by David McKay
When a pastor looks at his assembled congregation, what does he see? If he accepts a biblical covenant theology, he knows that he is not looking at a collection of randomly gathered individuals, or even families, but at a part of the covenant people of God. That perspective, when grasped by a congregation, ought to make a great impact on how these people view their life together.
Covenant theology reminds the people of God that they are to think covenantally rather than individualistically. Such a mindset is the very opposite of that which shapes much of current Western thinking. The church of Jesus Christ is a community of redeemed sinners bound to their Lord and to one another in the bond of love known as the covenant of grace. God gives Himself to them to be their God and takes them as His people (the covenant promise, which is spelled out, for example, in Lev. 26:12). Christians belong to their covenant Lord: “None of us lives to himself and none of us dies to himself…whether we live or whether we die, we are the Lord’s” (Rom. 14:7–8). This also means that Christians are bound to one another and must think of themselves as part of a community. Paul expresses this truth using the language of the body in Ephesians 4:25: “We are members of one another.” We are therefore to take our covenant brothers and sisters into account in all aspects of our Christian living. The covenant community is no place for rugged individualists. We must constantly be asking, “How will this affect other believers?”
If we love our covenant brothers and sisters, we will seek what is best for them, especially their growth in grace. This can be done in a positive way by exhortation and mutual encouragement. The writer to the Hebrews, after speaking of the blessings of the new covenant that are provided by the blood of Jesus, has this stirring call for God’s people: “And let us consider how to stir up one another to love and good works, not neglecting to meet together, as is the habit of some, but encouraging one another, and all the more as you see the Day drawing near” (Heb. 10:24–25). The covenant community is the place where we are spurred on by fellow believers to make use of the means of grace, including the gatherings of the church for worship, which will shape us more in the likeness of the Mediator of the covenant. This is not something that happens automatically — we must consciously “consider” how to do it most effectively. A consistent example, a word of encouragement, an offer of help when a brother appears to be struggling — all these, and more, have their place. Here is a ministry in which every Christian can, and should, be engaged. Whilst elders have a special responsibility for the oversight of the community, there is opportunity for all to be involved.
A particularly important element in the life of the covenant community is the bearing of one another’s burdens. This is Paul’s command in Galatians 6:2: “Bear one another’s burdens, and so fulfill the law of Christ.” Our brothers and sisters are called by the Lord to bear all kinds of burdens (as are we ourselves), but they are not called to bear them alone. Apart from the ministry of the Holy Spirit who indwells them, there is the ministry of those who are united to the same Savior in the bonds of the covenant. Indeed, this is often how the Spirit provides His help. When a brother or sister struggles with discouragement, failure, worry, bereavement, aging, sickness, the prospect of death, or any other problem, the burden is made heavier if others who could help stand idly by, showing no concern, apparently wrapped up in their own affairs. It can be costly to bear someone else’s burden — costly in time, costly in physical and emotional energy — and there is sadly no guarantee that the effort will be appreciated. If we take seriously our covenant solidarity, however, we will make the effort and take the risk. In our own times of trial, we also need to be willing to accept ministry. It is easier to be the strong one giving help than it is to admit weakness and accept help, yet that too is part of being members of the one body.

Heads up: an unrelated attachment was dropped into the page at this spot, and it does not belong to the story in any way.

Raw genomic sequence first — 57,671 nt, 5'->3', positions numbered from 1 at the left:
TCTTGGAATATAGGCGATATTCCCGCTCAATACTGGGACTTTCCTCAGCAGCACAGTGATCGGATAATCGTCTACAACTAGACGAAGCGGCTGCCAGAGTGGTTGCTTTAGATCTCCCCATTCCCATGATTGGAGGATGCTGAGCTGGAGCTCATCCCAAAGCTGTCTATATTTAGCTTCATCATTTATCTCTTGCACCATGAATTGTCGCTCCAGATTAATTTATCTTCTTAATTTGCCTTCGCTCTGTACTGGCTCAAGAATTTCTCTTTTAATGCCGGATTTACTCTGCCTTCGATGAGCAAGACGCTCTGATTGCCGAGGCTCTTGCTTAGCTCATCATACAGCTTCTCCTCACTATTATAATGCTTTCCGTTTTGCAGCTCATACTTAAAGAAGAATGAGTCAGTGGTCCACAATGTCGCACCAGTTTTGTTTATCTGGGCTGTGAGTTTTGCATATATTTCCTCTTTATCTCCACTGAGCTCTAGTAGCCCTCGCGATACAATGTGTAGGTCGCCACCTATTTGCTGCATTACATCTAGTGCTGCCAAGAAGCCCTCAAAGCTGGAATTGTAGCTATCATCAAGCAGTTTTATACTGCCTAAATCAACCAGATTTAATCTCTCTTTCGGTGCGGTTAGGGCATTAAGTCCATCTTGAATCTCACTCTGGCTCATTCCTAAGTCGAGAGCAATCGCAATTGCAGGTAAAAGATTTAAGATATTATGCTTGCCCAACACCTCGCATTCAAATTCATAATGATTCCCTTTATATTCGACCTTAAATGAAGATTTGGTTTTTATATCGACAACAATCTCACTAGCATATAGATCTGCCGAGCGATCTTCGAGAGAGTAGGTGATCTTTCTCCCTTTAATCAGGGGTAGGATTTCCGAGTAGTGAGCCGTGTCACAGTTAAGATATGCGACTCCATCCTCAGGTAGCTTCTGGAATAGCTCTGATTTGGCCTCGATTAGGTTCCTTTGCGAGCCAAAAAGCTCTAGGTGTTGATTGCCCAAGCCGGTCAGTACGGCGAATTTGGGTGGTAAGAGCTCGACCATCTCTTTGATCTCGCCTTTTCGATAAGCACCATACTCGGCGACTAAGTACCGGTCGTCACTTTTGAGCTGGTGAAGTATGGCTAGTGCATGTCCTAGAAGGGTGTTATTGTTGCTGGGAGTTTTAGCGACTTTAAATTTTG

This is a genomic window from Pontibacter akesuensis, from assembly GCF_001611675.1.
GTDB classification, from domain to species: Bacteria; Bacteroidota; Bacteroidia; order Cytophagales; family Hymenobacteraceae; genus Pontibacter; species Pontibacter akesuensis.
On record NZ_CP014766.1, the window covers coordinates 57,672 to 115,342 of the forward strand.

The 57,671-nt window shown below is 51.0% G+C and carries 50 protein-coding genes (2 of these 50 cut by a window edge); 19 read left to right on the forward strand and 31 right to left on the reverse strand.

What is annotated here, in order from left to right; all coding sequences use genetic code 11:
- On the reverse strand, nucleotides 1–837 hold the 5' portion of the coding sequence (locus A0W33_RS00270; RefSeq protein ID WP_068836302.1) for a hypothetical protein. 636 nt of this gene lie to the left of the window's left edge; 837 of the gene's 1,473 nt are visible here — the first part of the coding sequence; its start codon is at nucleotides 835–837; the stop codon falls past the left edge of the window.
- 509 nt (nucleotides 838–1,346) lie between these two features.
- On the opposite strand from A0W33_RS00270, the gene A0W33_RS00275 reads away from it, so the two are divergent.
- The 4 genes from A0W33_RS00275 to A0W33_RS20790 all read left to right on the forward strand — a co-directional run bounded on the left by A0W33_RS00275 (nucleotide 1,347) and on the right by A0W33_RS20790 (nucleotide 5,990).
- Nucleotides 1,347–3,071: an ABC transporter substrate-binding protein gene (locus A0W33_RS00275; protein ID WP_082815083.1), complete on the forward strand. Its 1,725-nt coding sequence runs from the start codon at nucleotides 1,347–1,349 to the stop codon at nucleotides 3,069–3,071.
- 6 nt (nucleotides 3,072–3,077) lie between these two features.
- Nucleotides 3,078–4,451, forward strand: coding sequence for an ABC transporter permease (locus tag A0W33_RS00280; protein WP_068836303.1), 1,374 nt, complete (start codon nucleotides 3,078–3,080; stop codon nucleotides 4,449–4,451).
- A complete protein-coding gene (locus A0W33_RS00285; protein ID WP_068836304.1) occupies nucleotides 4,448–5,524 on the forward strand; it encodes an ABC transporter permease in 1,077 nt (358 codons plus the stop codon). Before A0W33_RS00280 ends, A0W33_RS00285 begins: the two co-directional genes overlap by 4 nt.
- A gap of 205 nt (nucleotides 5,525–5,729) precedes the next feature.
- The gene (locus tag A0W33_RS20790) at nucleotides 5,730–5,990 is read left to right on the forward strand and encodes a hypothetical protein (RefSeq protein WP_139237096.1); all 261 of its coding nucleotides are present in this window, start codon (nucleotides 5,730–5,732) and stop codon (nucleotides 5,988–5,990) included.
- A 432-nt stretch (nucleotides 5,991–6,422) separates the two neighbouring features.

Sin is a reality in the covenant community. “If we say we have no sin, we deceive ourselves, and the truth is not in us” (1 John 1:8). In love, believers can hold each other accountable for their behavior, and so deal with sin before it grows and causes even greater problems. Sin can devastate fellowship, and thus it must not be ignored in the futile hope that it will just go away. Whilst elders have a particular responsibility to exercise loving discipline, if all believers were faithful in ministering to one another, far fewer issues would require attention in formal discipline. We must not forget that receiving discipline is part of our covenant responsibility, and never easy.
A covenant community that is functioning according to God’s pattern is a healthy environment for the raising of covenant children. As they grow up, they will be surrounded by examples of what it means to be a godly man or woman. We will not be afraid to have them copy what they see. Words of instruction will be supported by actions. Here the challenges and opportunities of covenant solidarity come to their sharpest focus.